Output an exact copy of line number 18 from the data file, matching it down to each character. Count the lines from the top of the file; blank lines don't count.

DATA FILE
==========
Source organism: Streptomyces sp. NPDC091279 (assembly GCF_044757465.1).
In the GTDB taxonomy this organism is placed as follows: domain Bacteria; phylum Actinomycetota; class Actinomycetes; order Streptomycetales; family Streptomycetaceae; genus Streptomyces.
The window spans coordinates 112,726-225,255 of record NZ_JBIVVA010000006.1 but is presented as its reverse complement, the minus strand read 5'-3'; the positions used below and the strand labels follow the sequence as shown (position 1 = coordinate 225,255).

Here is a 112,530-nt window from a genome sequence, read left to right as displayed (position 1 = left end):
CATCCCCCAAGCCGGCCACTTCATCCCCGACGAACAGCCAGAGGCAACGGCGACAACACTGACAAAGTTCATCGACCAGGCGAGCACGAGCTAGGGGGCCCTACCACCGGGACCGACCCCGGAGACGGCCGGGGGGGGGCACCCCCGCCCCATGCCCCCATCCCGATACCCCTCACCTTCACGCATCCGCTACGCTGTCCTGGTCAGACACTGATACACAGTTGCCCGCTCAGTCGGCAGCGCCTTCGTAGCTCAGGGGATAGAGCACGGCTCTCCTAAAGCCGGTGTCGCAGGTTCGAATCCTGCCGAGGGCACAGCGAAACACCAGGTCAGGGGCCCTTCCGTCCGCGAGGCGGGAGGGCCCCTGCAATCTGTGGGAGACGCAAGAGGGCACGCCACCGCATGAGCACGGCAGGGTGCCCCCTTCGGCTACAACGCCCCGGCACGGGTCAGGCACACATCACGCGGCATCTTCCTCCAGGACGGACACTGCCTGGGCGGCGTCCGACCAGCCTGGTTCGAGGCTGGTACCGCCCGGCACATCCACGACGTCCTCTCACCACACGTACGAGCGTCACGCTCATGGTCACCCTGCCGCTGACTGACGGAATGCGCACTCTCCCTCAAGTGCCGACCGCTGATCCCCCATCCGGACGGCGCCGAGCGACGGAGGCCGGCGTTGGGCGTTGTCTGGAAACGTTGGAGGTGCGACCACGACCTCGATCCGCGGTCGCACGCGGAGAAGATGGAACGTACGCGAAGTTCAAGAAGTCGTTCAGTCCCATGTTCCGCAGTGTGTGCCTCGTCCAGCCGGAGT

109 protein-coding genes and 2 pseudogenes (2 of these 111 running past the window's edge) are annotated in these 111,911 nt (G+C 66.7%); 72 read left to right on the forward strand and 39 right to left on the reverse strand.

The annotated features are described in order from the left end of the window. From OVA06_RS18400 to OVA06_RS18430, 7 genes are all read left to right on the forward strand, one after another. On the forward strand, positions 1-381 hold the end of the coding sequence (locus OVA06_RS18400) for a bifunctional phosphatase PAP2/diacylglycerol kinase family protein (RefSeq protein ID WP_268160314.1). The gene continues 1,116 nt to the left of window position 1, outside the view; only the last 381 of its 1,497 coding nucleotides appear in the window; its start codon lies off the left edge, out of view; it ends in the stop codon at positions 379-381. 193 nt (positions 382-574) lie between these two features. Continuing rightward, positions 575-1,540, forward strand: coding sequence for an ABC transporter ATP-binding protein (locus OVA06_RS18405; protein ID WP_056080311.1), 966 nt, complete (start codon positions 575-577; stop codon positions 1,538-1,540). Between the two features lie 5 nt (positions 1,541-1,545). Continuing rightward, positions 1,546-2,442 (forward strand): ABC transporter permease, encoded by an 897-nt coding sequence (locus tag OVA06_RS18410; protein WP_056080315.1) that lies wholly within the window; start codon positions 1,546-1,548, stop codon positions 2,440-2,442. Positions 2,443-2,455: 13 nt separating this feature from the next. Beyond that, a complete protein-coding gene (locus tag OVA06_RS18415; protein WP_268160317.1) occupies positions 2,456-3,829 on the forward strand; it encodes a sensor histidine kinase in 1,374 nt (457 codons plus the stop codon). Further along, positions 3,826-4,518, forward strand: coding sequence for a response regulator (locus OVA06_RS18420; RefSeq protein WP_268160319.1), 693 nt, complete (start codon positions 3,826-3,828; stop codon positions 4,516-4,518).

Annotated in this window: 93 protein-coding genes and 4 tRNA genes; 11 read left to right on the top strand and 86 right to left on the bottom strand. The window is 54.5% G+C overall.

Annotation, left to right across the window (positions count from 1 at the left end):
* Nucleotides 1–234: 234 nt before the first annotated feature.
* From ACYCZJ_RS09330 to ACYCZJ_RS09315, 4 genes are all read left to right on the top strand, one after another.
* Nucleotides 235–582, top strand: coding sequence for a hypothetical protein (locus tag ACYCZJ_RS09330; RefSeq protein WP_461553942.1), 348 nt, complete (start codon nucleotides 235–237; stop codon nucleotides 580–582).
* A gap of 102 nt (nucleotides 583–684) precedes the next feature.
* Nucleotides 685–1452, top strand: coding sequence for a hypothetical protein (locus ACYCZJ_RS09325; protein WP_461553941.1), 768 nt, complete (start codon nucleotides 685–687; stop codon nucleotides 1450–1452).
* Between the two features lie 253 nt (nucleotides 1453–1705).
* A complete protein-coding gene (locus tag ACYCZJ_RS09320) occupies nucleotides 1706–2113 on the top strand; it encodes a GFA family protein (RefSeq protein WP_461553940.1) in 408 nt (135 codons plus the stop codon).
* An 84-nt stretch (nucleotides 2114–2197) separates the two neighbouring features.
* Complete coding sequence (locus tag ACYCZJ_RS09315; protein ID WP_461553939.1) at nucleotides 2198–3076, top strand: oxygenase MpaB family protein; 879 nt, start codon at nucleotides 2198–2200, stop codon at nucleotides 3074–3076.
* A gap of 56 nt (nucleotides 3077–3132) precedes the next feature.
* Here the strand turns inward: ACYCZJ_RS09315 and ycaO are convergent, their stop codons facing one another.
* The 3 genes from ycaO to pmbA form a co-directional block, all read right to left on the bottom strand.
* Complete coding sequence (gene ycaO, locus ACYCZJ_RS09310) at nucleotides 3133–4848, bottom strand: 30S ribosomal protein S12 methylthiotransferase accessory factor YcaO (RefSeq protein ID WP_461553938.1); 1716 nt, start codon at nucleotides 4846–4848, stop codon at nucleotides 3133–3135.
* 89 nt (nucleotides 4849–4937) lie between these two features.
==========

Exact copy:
* Complete coding sequence (locus tag ACYCZJ_RS09315; protein ID WP_461553939.1) at nucleotides 2198–3076, top strand: oxygenase MpaB family protein; 879 nt, start codon at nucleotides 2198–2200, stop codon at nucleotides 3074–3076.